Community investing is the least well-known aspect of social investing. It is through community investing that individual investors can have the greatest social impact by playing a direct role in addressing urban decay, rural poverty, and other issues facing our communities. There are four primary sectors of development that community investing supports: Affordable Housing, Microenterprise, Small Business, and Community Development. Small Business Development lending is more traditionally structured and for larger amounts than microenterprise loans. Community Development lending supports non-profits or small businesses that are working directly with disadvantaged populations and communities to develop enterprises that provide core social resources, such as health services and daycare centers.
Community investing typically only requires $1000 minimum commitment that can be made through a standard checking account, certificate of deposit (CD), or promissory note. Funds pass through a Community Development Financial Institution (CDFI) into the hands of those who otherwise would not be eligible for loans or have access to capital. Borrowers appreciate below market interest rates between 0 and 5 percent.
There are four types of CDFI's: Community Development Credit Unions, Community Development Loan Funds, Community Development Corporations, and Microfinance institutions.
Community Development Credit Unions (CDCU's) are non-profit regulated and insured entities serving their members in low-income communities. Self-Help Credit Union in North Carolina is the largest of the 200 CDCU's in the United States and has $425 million in assets.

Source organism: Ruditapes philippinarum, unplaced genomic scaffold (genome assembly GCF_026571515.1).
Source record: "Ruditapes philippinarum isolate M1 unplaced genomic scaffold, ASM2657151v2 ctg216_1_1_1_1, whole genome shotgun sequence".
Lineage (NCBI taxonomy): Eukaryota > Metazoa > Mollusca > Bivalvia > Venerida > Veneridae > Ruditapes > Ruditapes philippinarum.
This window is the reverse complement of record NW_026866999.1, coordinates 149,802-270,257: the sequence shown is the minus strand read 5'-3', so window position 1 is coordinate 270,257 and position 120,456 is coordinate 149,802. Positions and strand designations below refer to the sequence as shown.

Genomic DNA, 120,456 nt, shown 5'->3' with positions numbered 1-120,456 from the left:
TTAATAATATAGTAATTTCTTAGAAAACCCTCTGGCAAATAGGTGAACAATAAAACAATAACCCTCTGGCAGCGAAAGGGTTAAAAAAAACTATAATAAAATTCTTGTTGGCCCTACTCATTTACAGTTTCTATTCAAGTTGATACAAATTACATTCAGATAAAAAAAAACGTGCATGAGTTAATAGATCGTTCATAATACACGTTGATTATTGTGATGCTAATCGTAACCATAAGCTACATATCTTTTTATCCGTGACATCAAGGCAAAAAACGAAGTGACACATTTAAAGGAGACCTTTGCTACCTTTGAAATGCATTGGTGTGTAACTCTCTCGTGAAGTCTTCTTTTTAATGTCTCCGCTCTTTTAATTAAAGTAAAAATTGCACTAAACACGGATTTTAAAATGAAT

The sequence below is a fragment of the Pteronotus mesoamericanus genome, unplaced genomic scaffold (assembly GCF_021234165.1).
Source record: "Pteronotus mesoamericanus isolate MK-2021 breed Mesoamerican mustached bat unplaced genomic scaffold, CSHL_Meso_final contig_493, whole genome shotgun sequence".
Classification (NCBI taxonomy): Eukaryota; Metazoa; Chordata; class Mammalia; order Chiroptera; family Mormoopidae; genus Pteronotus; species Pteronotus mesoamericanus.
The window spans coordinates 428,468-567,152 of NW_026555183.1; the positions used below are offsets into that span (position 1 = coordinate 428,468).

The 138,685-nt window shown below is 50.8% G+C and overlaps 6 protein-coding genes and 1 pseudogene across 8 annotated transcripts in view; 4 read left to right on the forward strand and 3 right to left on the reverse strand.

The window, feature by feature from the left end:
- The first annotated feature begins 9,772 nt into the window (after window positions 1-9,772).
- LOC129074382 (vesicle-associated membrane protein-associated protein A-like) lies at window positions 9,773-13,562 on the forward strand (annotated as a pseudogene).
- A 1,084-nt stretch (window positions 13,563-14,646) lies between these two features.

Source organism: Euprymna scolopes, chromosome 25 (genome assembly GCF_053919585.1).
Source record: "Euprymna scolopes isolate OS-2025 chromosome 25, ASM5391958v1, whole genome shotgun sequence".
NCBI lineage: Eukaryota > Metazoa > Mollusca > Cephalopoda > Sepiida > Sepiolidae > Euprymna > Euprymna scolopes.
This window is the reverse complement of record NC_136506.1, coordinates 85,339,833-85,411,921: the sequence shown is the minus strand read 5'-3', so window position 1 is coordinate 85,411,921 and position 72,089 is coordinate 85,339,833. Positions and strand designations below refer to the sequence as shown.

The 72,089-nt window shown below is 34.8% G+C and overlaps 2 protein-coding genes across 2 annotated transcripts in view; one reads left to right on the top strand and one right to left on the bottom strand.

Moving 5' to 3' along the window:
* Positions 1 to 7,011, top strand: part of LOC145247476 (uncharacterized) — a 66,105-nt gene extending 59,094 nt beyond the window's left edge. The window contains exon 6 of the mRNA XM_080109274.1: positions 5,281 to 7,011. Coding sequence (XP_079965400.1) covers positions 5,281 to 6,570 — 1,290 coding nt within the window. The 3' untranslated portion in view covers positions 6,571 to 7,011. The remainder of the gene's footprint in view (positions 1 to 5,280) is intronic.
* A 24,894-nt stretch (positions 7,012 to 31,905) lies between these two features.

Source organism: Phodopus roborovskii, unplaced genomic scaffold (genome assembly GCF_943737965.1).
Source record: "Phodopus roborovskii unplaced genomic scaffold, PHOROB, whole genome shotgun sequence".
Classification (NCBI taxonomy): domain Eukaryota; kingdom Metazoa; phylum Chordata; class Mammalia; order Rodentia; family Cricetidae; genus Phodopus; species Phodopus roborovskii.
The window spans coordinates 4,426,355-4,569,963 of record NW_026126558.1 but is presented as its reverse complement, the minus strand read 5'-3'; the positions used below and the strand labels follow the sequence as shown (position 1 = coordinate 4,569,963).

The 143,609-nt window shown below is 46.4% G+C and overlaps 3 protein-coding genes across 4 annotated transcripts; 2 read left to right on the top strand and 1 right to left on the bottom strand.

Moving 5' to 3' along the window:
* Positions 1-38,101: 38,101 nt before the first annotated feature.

Community Development Loan Funds (CDLF's) are non-profit, unregulated, and uninsured entities. CDLF's such as the Environmental Support Center administer loan funds for community development and various lending activities, including the environment, housing, small business, and non-profit facilities funding. CDLF's are able to make loans that banks and credit unions would typically not make.
Community Development Corporations (CDC's) are non-profit, unregulated and uninsured, primarily involved in housing, neighborhood revitalization and community development. They may also have community loan funds within their programs. Today, there are more than 2000 community development corporations, which are simply community owned CDFI's. Community Development Banks can take the form of for-profit entities or credit unions.
Microfinance Institutions (MFI's) are non-profit microloan institutions that are also unregulated and uninsured. Although microlending has gained most recognition internationally, there are a growing number of programs in the United States. MFI's often target some of the poorest of the poor, and may employ the peer-lending model.
In addition to financial assistance for small business ventures, borrowers typically receive technical assistance and business training. These supportive programs help to ensure success of the venture and prevent loan loss. More than $700 million has been loaned to date through community investment programs with a repayment rate of 99 percent. Loan loss reserves and shared loss arrangements where investors collectively share responsibility for any loss are other security measures put into place.
Top 10 Largest Community Development Finance
Institutions (CDFI) by Total Assets
Chart information provided by the Calvert Foundation.
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